Highly pure product was obtained by filtering the solution while cold, and repeating the alcohol treatment on the product so obtained.

The pure product had a melting point 103-104 C. and analysed correctly for C H NO We claim:

1. A'process for carrying out reactions involving a material selected from the group consisting of sugars and sugar derivatives, said process consisting of dissolving said material at temperatures between 50 degrees centigrade and 200 degrees centigrade in a substantially anhydrous water-miscible high-boiling monohydric alcohol containing the structural grouping and thereafter reacting the resultant solution with a reagent which reacts with said material at temperatures beween 0 degrees centigrade and 200 degrees centigrade.

2.'A process according to claim 1 in which the sugar is sucrose.

3. A process according to claim 1 in which the sugar is a monosaccharide.

4. A process according to claim 1 in which the sugar is glucose and the reagent is a reducing agent.

5. A process according to claim 1 in which the sugar is glucose and the reagent is an oxidising agent.

6. A process according to claim 1 in which the sugar is fructose and the reagent is a reducing agent.

7. A process according to claim 1 in which the reagent is a dehydrating catalyst, the reactant is selected from the group consisting of ketohexose and polymers thereof and the product is S-hydroxymethylfurfural.

8. A process according to claim 7 in which the reaction is carried on for a prolonged period to produce a further condensation product, said product being an ether, derivative of S-hydroxymethylfurfural and the solvent alcohol. a 9. A process according to claim 8 including the further step of reducing the aldehyde group of said ether of 5- hydroxymethylfurfural to a monoether of 2,5-dihydroxymethylfuran.

10. A process according to claim 8 including the further step of reducing the aldehyde group and the ring system of said ether of S-hydroxymethylfurfural to a monoether derivative of 2,5-dihydroxymethyltetrahydrofuran.

11. A process for carrying out reactions involving a material selected from the group consisting of sugars and sugar derivatives, said process consisting of dissolving said material at temperatures between 50 degrees centigrade and 200 degrees centigrade in a substantially anhydrous alcohol and thereafter reacting the resultant solution with a reagent which reacts with said material at temperatures between 0 degree centigrade and 200 degrees centigrade, said alcohol being selected from the group consisting of ethylene glycol monoalkyl ether, ethylene glycol monoester, diethylene glycol monoalkyl ether, diethylene glycol and Z-hydroxymethyl tetrahyfurfuryl alcohol and 2-hydroxyrnethyl tetrahydropyran.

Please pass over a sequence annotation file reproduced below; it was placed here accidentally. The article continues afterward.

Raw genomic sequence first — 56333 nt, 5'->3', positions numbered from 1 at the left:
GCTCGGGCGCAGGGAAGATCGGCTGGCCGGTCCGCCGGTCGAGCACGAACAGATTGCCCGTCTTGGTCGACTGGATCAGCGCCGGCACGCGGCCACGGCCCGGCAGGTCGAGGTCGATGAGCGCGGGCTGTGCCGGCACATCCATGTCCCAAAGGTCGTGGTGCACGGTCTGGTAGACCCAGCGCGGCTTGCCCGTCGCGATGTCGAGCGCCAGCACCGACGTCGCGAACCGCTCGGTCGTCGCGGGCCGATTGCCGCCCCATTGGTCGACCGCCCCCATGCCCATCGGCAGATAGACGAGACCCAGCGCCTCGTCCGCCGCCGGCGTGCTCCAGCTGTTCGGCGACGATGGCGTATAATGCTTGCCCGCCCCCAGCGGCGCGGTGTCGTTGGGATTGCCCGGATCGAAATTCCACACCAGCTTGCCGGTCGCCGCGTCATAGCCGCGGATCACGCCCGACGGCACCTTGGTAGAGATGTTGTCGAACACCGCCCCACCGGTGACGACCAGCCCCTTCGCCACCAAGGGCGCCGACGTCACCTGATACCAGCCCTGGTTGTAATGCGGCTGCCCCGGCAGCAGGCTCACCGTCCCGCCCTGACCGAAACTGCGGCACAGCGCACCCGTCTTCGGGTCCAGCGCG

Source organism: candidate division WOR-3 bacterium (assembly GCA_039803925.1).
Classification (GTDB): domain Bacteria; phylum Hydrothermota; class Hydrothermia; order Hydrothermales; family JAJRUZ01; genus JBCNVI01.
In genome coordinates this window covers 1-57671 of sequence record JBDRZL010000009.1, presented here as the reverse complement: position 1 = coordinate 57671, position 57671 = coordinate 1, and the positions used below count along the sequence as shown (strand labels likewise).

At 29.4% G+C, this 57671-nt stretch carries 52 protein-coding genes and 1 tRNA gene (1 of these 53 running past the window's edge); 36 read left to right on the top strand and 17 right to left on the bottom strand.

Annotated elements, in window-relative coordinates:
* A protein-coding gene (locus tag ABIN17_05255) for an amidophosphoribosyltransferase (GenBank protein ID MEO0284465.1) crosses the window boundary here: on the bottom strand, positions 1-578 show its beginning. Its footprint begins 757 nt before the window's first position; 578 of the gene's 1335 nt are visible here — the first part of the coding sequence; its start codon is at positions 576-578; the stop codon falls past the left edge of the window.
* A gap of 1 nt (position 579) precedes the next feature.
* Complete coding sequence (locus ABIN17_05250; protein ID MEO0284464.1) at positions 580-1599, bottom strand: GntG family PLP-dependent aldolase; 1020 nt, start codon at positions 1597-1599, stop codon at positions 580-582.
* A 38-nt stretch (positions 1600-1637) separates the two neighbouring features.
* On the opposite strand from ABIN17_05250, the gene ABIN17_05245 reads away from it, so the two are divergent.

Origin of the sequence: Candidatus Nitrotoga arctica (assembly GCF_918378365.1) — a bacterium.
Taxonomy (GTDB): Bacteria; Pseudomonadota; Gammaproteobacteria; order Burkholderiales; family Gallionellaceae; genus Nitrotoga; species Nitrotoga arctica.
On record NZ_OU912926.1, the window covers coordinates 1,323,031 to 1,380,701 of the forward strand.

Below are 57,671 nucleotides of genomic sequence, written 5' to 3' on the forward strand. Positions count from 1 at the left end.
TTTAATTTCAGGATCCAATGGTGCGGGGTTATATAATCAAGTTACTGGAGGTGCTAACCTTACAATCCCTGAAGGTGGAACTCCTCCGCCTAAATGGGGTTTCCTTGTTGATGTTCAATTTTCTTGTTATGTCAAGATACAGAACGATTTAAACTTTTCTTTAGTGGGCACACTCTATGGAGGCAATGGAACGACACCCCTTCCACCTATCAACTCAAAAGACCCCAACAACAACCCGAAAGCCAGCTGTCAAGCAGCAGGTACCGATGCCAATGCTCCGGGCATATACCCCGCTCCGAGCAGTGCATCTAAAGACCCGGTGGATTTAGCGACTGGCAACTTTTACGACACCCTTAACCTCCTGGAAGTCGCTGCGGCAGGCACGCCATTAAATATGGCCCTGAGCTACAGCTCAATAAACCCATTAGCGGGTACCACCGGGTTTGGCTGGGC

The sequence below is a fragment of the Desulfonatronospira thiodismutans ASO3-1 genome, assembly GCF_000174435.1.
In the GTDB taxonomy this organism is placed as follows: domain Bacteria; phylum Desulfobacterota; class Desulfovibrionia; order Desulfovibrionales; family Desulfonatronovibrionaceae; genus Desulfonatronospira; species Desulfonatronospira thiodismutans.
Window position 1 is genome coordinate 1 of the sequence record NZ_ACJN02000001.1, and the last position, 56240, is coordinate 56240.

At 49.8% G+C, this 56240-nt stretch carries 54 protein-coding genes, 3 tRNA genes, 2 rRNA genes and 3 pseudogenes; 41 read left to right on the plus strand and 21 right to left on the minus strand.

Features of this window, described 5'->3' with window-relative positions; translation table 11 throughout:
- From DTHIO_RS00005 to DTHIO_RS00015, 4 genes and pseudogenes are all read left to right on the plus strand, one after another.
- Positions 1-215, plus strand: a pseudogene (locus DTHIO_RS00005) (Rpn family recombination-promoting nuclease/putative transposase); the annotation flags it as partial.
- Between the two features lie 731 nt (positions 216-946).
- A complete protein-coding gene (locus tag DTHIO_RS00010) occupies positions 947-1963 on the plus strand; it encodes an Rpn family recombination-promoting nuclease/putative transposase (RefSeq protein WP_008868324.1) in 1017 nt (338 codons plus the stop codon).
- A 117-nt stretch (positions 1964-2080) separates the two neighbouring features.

12. A process according to claim 11 in which the alcohol is ethylene glycol monoethyl ether.

13. A process according to claim 11 in which the alcohol is diethylene glycol monomethyl ether.

14. A process according to claim 1 in which the sugar derivative is a sugar alcohol, the reagent is a dehydrating catalyst consisting of an acid, and the product is an anhydro-sugar alcohol.

15. A process according to claim 1 in which the sugar derivative is a sugar ether, the reagent is an oxidising agent selected from the group consisting of lead teteraacetate and periodates, and the product is a dialdehyde derived by oxidative fission of the sugar ring system.

16. A process according to claim 15 in which said dialdehyde derivative is further reacted with nitromethane in the presence of a base to give a 3-nitro-3- dropyran.

17. A process for the catalytic reduction of D(+) glucose consisting of dissolving said glucose in ethylene glycol monomethyl ether containing concentrated bysolution to about degrees centigrade, adding Raney nickel catalyst to the solution and hydrogenating the sugar, filtering to remove the catalyst, and cooling the filtrate to 0 degree centigrade to crystallise D-sorbitol hemi-hydrate.

18. A process of mercaptal formation from D(+) glucose consisting of dissolving said glucose in ethylene glycol monomethyl ether containing concentrated hydrochloric acid, cooling the solution to 0 degree centigrade, adding n-butyl mercaptan, shaking for about 30 minutes, cooling again and adding ice-water to precipitate the mercaptal.

19. A process for the oxidation of glucose consisting of dissolving said glucose in diethylene glycol monomethyl ether, treating said solution with bromine for 30 minutes at a temperature of 70 degrees centigrade and precipitating the oxidation product with ether.

20. A process for the condensation of D-hydroxymethyl-D'-methoxydiglycolic aldehyde with nitromethane consisting of dissolving said aldehyde in ethylene glycol monomethyl ether with warming, adding nitromethane, cooling the solution, adding dropwise thereto with swirling a solution of sodium betamethoxy ethoxide in ethylene glycol monomethyl ether, maintaining said mixture in an ice bath for 15 minutes and concentrating said mixture under vacuum at a temperature below 20 degrees Centigrade.